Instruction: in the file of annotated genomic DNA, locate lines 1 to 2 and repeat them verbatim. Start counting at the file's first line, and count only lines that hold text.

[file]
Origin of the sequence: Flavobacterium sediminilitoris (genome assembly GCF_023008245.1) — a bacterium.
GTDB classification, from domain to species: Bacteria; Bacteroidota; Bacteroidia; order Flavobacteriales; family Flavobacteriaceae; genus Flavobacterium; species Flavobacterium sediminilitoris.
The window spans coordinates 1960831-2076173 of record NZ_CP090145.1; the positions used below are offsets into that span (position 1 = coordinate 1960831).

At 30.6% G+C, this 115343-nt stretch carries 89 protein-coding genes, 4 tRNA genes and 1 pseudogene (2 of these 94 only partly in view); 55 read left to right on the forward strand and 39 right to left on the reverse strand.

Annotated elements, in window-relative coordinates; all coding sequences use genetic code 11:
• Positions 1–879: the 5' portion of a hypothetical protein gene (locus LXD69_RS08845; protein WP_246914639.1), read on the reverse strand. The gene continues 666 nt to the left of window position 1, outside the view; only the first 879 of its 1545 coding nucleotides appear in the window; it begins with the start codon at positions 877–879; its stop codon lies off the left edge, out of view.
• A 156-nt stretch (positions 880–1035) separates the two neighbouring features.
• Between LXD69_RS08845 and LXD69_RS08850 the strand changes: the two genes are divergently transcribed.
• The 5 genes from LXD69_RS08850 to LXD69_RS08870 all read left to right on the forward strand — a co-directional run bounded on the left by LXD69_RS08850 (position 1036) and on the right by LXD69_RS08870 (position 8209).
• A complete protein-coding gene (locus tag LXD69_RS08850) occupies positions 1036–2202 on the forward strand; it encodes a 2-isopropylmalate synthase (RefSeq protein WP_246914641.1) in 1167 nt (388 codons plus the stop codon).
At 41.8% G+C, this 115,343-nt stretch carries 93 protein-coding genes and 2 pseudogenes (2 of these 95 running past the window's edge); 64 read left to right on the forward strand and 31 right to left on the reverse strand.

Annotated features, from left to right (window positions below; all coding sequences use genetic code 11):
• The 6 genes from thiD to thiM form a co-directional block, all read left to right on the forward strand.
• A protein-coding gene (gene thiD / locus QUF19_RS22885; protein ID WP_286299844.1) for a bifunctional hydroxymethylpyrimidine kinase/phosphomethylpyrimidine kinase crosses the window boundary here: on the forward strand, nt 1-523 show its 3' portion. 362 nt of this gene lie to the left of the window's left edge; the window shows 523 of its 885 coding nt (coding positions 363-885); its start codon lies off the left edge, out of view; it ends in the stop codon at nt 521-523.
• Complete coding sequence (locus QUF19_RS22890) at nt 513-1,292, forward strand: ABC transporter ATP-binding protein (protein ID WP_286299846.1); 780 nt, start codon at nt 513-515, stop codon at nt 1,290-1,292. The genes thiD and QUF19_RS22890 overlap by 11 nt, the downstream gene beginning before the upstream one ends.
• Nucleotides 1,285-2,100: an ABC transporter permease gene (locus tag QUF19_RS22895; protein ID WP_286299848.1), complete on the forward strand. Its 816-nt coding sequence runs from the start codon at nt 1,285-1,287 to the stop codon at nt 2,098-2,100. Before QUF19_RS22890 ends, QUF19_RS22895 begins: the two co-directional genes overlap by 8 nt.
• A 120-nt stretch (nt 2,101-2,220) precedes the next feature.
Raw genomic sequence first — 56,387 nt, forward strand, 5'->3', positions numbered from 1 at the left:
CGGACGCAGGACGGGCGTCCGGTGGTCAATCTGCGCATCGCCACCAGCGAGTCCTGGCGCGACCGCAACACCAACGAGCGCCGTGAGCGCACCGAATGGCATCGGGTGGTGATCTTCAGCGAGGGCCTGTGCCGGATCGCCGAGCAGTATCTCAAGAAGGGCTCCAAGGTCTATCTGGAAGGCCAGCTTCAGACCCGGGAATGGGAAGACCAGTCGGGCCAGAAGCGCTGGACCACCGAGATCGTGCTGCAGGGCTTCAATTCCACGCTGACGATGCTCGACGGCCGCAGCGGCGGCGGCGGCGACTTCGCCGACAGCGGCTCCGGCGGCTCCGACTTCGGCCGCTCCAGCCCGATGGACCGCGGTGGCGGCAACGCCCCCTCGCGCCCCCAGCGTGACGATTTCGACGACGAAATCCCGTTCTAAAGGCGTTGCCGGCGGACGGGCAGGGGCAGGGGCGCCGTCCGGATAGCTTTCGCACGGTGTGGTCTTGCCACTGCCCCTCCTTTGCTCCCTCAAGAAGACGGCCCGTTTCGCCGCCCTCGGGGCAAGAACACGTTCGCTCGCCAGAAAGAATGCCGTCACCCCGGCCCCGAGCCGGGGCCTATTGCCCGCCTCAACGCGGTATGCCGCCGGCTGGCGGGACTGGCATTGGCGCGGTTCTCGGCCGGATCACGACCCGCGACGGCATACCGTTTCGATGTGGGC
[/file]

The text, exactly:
Origin of the sequence: Flavobacterium sediminilitoris (genome assembly GCF_023008245.1) — a bacterium.
GTDB classification, from domain to species: Bacteria; Bacteroidota; Bacteroidia; order Flavobacteriales; family Flavobacteriaceae; genus Flavobacterium; species Flavobacterium sediminilitoris.